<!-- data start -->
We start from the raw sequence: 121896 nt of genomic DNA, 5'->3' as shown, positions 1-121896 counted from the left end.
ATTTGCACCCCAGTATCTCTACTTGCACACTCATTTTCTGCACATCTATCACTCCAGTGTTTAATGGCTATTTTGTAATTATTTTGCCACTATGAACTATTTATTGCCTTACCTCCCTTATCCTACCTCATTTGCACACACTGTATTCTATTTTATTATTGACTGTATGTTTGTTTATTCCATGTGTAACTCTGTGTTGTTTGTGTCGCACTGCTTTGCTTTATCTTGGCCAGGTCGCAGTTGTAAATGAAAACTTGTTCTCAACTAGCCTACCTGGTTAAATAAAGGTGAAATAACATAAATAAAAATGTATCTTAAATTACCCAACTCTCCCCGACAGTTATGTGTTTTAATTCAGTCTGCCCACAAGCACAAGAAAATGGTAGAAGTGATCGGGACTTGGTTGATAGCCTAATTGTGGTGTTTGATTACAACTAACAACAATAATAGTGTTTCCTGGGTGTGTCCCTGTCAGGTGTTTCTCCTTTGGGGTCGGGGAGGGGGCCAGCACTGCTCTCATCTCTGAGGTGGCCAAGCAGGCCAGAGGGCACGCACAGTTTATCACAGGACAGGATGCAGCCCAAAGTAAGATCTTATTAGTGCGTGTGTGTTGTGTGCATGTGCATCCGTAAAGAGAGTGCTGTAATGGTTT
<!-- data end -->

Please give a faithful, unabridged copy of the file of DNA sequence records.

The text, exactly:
We start from the raw sequence: 121896 nt of genomic DNA, 5'->3' as shown, positions 1-121896 counted from the left end.
ATTTGCACCCCAGTATCTCTACTTGCACACTCATTTTCTGCACATCTATCACTCCAGTGTTTAATGGCTATTTTGTAATTATTTTGCCACTATGAACTATTTATTGCCTTACCTCCCTTATCCTACCTCATTTGCACACACTGTATTCTATTTTATTATTGACTGTATGTTTGTTTATTCCATGTGTAACTCTGTGTTGTTTGTGTCGCACTGCTTTGCTTTATCTTGGCCAGGTCGCAGTTGTAAATGAAAACTTGTTCTCAACTAGCCTACCTGGTTAAATAAAGGTGAAATAACATAAATAAAAATGTATCTTAAATTACCCAACTCTCCCCGACAGTTATGTGTTTTAATTCAGTCTGCCCACAAGCACAAGAAAATGGTAGAAGTGATCGGGACTTGGTTGATAGCCTAATTGTGGTGTTTGATTACAACTAACAACAATAATAGTGTTTCCTGGGTGTGTCCCTGTCAGGTGTTTCTCCTTTGGGGTCGGGGAGGGGGCCAGCACTGCTCTCATCTCTGAGGTGGCCAAGCAGGCCAGAGGGCACGCACAGTTTATCACAGGACAGGATGCAGCCCAAAGTAAGATCTTATTAGTGCGTGTGTGTTGTGTGCATGTGCATCCGTAAAGAGAGTGCTGTAATGGTTT